Tuesday, 18 May 2021

VW recalls Jettas to fix fuel leaks that can cause fires

Stock Alert: Mastercard Tumbles 7% As Q3 Results Miss Estimates

Shares of Mastercard Inc. (MA) are losing almost 7 percent or $21.51 in Wednesday’s morning trade at $295.60 after the company’s third-quarter results missed analysts’ expectations.

Wednesday, Mastercard reported third-quarter net income of $1.5 billion or $1.51 per share, down from $2.1 billion or $2.07 per share in the prior-year quarter. Adjusted earnings were $1.60 per share, compared to $2.15 per share a year ago. Net revenues declined 14 percent to $3.8 billion from $4.5 billion in the year-ago period.
Analysts polled by Thomson Reuters had a consensus estimate for earnings of $1.66 per share for the quarter on revenues of $3.95 billion.

Mastercard has traded in a range of $199.99 to $367.25 in the past 52 weeks.

Donald Tusk in isolation: Ex-European Council President suffering from Covid symptoms

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The Polish politician led the council of EU member state leaders throughout the Brexit negotiations with Theresa May.

He stood down from the role last year.

More to follow…

Boeing CEO says 'very close to finish line' on getting 737 Max flight ban lifted

  • Boeing posted another loss but results weren't as bad as analysts' estimates.
  • The company's best-selling aircraft, the 737 Max, has been grounded since March 2019 after two fatal crashes.

Boeing's CEO Dave Calhoun on Wednesday said the company is "getting very close to the finish line" to the end of the worldwide grounding of its 737 Max plane, which hasn't flown passengers since March 2019 following two deadly crashes.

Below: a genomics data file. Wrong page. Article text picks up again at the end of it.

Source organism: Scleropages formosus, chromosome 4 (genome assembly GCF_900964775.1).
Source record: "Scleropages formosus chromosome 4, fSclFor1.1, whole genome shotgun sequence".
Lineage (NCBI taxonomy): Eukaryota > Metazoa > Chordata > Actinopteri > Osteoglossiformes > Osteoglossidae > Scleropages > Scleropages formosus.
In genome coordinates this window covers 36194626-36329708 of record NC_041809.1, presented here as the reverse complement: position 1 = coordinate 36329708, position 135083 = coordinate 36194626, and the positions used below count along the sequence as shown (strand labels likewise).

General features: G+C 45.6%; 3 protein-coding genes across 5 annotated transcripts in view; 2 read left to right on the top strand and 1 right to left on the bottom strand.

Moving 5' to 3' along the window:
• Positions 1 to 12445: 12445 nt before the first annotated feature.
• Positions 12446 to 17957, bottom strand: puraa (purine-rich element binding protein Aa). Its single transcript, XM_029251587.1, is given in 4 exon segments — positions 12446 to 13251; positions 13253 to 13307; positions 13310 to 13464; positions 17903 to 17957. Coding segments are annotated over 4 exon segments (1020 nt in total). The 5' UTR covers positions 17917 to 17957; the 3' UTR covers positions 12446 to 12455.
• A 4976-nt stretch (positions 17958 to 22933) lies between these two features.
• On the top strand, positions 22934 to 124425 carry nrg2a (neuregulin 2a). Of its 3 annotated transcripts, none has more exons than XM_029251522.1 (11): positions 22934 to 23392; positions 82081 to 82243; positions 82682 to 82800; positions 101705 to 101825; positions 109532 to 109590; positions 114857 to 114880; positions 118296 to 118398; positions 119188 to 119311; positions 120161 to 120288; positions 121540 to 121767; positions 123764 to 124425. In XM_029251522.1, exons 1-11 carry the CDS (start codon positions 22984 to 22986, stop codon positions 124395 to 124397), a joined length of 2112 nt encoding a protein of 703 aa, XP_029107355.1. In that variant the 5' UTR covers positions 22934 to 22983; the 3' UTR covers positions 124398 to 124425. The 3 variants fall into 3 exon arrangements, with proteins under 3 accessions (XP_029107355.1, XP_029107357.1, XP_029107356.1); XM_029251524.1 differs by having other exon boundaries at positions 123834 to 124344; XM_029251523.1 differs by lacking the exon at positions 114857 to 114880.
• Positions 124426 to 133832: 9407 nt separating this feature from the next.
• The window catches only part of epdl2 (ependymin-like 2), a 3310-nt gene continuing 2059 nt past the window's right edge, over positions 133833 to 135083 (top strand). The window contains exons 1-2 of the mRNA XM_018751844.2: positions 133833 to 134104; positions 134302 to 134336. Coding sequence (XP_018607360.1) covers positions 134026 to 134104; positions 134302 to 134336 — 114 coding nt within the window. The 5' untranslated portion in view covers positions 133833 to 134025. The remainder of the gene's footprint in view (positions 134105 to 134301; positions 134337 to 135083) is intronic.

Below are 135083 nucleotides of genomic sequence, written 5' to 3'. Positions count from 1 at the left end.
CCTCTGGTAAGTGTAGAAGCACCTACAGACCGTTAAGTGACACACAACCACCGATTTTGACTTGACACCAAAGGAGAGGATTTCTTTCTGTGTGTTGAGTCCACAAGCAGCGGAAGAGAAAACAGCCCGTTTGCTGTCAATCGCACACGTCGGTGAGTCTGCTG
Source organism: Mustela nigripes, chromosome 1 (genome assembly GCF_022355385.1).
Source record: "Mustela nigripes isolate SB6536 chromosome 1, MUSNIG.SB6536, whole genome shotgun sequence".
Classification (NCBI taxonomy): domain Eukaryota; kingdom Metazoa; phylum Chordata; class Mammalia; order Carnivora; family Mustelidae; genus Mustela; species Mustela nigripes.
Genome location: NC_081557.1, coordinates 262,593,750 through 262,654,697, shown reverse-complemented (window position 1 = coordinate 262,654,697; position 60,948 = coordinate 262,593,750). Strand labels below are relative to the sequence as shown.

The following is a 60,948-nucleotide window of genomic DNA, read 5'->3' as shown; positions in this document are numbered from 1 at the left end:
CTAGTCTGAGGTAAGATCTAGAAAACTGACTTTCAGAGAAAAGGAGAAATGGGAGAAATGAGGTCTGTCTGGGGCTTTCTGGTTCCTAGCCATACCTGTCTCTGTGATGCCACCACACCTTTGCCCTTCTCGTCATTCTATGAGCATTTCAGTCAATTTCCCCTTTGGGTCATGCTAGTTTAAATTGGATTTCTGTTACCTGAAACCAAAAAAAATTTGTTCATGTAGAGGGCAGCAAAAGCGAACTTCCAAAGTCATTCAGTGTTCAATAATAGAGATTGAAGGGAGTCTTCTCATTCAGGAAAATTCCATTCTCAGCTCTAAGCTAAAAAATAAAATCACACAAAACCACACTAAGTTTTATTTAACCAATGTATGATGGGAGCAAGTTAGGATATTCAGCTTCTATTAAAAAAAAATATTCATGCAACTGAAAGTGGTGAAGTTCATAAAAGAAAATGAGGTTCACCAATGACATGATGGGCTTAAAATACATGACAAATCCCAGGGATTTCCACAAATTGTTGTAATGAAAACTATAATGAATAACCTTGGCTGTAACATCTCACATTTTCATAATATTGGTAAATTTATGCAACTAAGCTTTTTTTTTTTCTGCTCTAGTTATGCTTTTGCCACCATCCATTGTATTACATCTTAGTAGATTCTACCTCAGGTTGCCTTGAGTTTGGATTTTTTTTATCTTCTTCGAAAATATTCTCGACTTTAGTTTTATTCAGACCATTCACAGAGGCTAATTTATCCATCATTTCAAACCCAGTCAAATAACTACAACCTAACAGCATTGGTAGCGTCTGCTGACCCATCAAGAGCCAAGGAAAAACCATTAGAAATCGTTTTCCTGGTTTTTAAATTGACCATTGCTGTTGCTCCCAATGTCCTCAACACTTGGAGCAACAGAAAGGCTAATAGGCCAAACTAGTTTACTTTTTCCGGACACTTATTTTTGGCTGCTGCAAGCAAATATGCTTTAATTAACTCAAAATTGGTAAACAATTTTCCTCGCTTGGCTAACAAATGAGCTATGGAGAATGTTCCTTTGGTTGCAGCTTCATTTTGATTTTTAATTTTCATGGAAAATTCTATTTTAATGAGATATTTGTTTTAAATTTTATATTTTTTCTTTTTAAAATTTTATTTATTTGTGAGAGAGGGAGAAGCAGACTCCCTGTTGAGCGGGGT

Boeing in July said it expected regulators to sign off on the plane in the fourth quarter. One of its biggest U.S. customers, American Airlines, has the jet in its schedule for several flights at the end of the year but other customers don't expect to fly it until next year.

Regulators are at the tail-end of their review of the planes, but they have not yet formally signed off. Once that happens, airlines will have to train 737 pilots, a process that is expected to include computer-based training and aircraft simulator sessions.

"The Max has cost us a lot of money and we've had to sort of up the ante with respect to liquidity to make up for the fact that we couldn't ship the world's most popular airplane," Calhoun told CNBC in an interview.

The ban has prevented Boeing from shipping the planes, devastating its sales as manufacturers get the bulk of aircrafts' cost upon delivery.

U.S. Eases Ban on Funding Projects in West Bank, Golan

Three U.S.-Israeli foundations will no longer be barred from funding projects in the West Bank and Golan Heights, areas Israel captured in the 1967 Middle East war.

The financing proscriptions were lifted from the Binational Industrial Research and Development Foundation, the Binational Science Foundation and the Binational Agricultural Research and Development Foundation, all established in the 1970s.